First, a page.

"recovery". Every DBMS handles this differently. Some are completely automated, some require manual intervention. Vertica handles this automatically. If you've handled k-safety properly then whenever a node comes back online (for whatever reason) Vertica will automatically recover it by copying data from other nodes. This really eliminates the need for restoring data due to hardware or software failure...you only really need to restore a db when you need to create a new, copied environment or when you've accidentally committed bad data. Reviewing the Logs. Any good DBA should be reviewing the available DBMS logs periodically. You can see partial logs in the Message Center in MC. However, if you read the logs directly you can begin to think up methods to automate log management. The two most important logs are vertica.log and dbLog. To view these in Linux you use the tail command.
tail -f <catalog_path>/vertica.log and
tail -f <cdb_path>/dbLog. vertica.log will log almost any activity that the database manager performs. dbLog will list just those messages specific to the database. The former is almost unusably verbose (automation is your friend)...so the latter is what you really should be checking frequently. Authentication and Authorization. Vertica follows the DCL syntax of the ANSI standards and most DBMS vendors. You can always use MC to handle your ANA needs. Auditing. Auditing is very specific to every organization. Some have strict requirements, others don't care. Good DBAs, even if auditing is not a functional requirement, audit various events if for no other reason than trending. Vertica has rich auditing facilities...I simply know very little about them. Sorry. Performance Management. I'll cover this in the next blog post [[Basic Vertica Performance Management Tasks]]. Resolving connectivity issues. Vertica is similar to SQL Server in this regard. You must know the servername (clustername), database name, port, and user/password (if not using OS authentication). Vertica clients connect to a built-in load balancer via a VIP (virtual IP) that is shared across Vertica cluster nodes. This ensures that if a node fails clients can still work. This is similar to a SQL Server cluster. The IP Virtual Server (IPVS) is the load balancer in Vertica and it even allows adding and removing nodes on a running cluster without interrupting users. This type of load balancer is akin to "round robin" which means that any single node can be handling inordinately more activity just through dumb luck. Vertica also has "native connection load balancing" that is disabled by default but can actually ensure that CPU and memory overhead is honored across nodes too. The caveat is that you have to use Vertica's client libraries and it takes a bit more work to set up. License Management. HP licenses Vertica by the size of the raw (uncompressed) data in the tables. This doesn't include projection data, temp tables, the WOS (we'll cover that in a future post), or data not yet purged by TM (covered in the future too). If your db's size nears the licensed limit you'll see warnings in admintools and vsql. You need to then either upgrade your license or purge some data. The beauty is that Vertica never just shuts down. The most visible problem is that your queries will return a status code of SUCCESS_WITH_INFO instead of just SUCCESS. If you code for that scenario then you can save yourself some grief. You can run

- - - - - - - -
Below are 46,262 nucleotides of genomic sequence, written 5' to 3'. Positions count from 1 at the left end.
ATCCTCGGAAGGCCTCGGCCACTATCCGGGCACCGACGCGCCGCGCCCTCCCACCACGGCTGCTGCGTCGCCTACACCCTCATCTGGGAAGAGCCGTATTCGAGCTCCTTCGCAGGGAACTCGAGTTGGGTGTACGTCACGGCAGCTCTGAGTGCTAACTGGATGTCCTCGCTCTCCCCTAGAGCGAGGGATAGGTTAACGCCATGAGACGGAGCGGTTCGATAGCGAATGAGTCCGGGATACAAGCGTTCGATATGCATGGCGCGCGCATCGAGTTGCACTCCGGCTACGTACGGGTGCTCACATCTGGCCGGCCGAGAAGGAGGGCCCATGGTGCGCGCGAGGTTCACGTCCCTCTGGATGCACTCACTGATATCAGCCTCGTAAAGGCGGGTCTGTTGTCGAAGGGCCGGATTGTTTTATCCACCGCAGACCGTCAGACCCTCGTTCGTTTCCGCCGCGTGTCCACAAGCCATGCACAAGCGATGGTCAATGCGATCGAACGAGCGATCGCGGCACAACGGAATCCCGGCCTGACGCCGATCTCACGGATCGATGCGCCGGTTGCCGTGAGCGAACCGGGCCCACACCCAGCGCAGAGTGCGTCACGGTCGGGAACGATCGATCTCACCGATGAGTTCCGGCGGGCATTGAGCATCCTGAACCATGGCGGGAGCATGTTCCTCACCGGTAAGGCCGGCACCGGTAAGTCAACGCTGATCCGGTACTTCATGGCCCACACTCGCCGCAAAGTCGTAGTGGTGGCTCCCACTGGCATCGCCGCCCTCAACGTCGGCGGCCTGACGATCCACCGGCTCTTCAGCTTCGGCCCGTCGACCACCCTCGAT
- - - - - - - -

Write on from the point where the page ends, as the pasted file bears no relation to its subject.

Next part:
SELECT get_compliance_status(); to determine your licensing compliance.
There are certainly other DBA tasks that could be added to this list, but this list comprises the absolute basics to be an entry-level Vertica DBA.
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